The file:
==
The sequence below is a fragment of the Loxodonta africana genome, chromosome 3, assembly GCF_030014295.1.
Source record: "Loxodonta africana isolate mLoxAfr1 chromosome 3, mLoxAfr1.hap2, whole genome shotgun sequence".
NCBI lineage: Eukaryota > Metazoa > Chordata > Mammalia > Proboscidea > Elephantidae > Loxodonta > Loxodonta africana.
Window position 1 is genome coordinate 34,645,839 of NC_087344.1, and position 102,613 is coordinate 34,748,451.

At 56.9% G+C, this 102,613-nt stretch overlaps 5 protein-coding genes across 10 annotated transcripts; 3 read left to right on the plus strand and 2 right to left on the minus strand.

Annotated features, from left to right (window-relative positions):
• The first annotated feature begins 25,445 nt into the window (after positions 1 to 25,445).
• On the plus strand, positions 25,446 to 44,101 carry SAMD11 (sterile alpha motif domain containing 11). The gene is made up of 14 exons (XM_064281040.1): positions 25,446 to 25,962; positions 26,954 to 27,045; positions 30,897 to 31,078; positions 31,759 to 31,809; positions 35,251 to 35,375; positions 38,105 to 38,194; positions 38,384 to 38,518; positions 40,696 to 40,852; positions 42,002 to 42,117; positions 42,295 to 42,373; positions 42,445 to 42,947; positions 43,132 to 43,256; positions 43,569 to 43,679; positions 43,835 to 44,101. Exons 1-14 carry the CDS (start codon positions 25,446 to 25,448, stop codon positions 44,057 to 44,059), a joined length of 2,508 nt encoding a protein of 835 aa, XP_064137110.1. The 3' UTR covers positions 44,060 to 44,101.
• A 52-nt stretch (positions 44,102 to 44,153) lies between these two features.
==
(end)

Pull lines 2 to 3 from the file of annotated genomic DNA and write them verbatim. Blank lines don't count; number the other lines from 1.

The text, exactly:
Source record: "Loxodonta africana isolate mLoxAfr1 chromosome 3, mLoxAfr1.hap2, whole genome shotgun sequence".
NCBI lineage: Eukaryota > Metazoa > Chordata > Mammalia > Proboscidea > Elephantidae > Loxodonta > Loxodonta africana.